Another thing that comes out reading the document is the ambiguous (and undealt with by scholars) meaning and behaviour of the MUL / KAKKAB which indicates every kind of object in the night sky (literally : MI + UL = ornament of the night) which had a proper sign but was sometimes constructed phonetically with MUL2 or with GI6 – or even replaced with a similar-sounding cuneiform sign which had completely different meaning (as MUL4).
    This is the base for Sitchin identification of the meaning of MANY words constructed phonetically and that cannot always be translated via the meanings of every single sign composing them i.e.:

    – MU which must not be looked for as MU but MUD6+U5

    – ANUNNAKI which must not be looked for as +A+NUN+NA+ke[ne] but phonetically AN + NUN + NA + KI . Infact akkadians traslations of sumerian texts always report Anunnaki in lieu de ANUNNA (sumerian word appearing everywhere), even when no genitive is justified in translation)

    this concept was also reported by Hugo Radau, Daniel Foxvog, and other accademically recognized authors.

    • I wonder how the Pennsylvania Sumerian Dictionary project missed this? Sounds like gematria applied to the texts. I’d like the first question explained (I’ll let you do so before looking myself or just asking Steve Tinney of the PSD myself). It would help if you included citations from your sources. And none of this proves (or even suggests) that the Sumerians knew of any planets beyond Saturn.

  9. Hi Michael,
    You’re awesome for responding to most everyone’s questions/comments, especially those written in butchered English :) I enjoy reading your blog as well and I appreciate your effort to set the record straight on this sensationalized issue.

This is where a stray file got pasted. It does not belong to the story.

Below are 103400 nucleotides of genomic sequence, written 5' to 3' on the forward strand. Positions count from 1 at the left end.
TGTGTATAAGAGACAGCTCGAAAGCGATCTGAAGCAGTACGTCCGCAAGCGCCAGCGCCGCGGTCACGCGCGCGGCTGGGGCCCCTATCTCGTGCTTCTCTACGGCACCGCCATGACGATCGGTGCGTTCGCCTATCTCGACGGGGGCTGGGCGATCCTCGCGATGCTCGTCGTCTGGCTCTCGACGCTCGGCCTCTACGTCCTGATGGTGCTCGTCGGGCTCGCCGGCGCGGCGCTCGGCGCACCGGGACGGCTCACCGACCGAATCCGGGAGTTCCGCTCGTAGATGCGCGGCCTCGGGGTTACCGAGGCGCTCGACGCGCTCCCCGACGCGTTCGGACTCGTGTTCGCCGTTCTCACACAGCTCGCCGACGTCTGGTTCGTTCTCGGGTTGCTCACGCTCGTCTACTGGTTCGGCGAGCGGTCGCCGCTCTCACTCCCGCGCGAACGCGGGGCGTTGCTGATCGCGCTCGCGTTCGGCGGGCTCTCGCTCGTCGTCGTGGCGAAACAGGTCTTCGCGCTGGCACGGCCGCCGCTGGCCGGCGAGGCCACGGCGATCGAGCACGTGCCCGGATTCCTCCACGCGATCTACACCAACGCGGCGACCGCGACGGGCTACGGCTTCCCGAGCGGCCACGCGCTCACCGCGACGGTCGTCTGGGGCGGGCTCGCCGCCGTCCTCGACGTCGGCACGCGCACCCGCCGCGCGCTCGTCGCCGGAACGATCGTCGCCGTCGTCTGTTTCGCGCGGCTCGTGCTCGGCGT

10. Greetings, I have been in a number of debates as of late concerning the origins of the Sumerian language and I must say I’m confused. Someone informed me that it was Henry Rawlinson who was the first to decipher the cuneiform language first, and he was successful in doing this by way of the similarities in the Niger-congo languages of Africa.

    I have been doing searches all over the net and I find a few references to this, but I would feel more secure getting clarity from a Sumerian expert.

    Question, Did Henry Rawlinson use African languages to decode the Sumerian language?

    And a related question, were the Sumerians of an ancient African group that settled in the area we know today as Sumer? Please help me with this, it’s very confusing to me…thanks.

    • no, and no. While a blog is no place to rehash the decipherment of Sumerian, you can find some good information here (a recent online scholarly Sumerian grammar):

      From page 3 of the above source:

      In the third millennium BCE, Sumerian was surrounded by unrelated languages. In Mesopotamia itself, Sumerian was spoken in the area closest to the Persian Gulf, while the Semitic language Akkadian was at home in the neighbouring area more upstream on the Euphrates and Tigris. Farther away, in northern Syria, we find other Semitic languages, Eblaite and Amorite. Since the Semitic languages belong to the Afro-Asiatic language family, their ultimate origin lies in Africa, but they spread into the Middle East very early. By 2600 BCE, they had expanded so far into Syria and Mesopotamia that Akkadian was already used in parts of southern Mesopotamia, steadily reducing the area where Sumerian was spoken. This process of language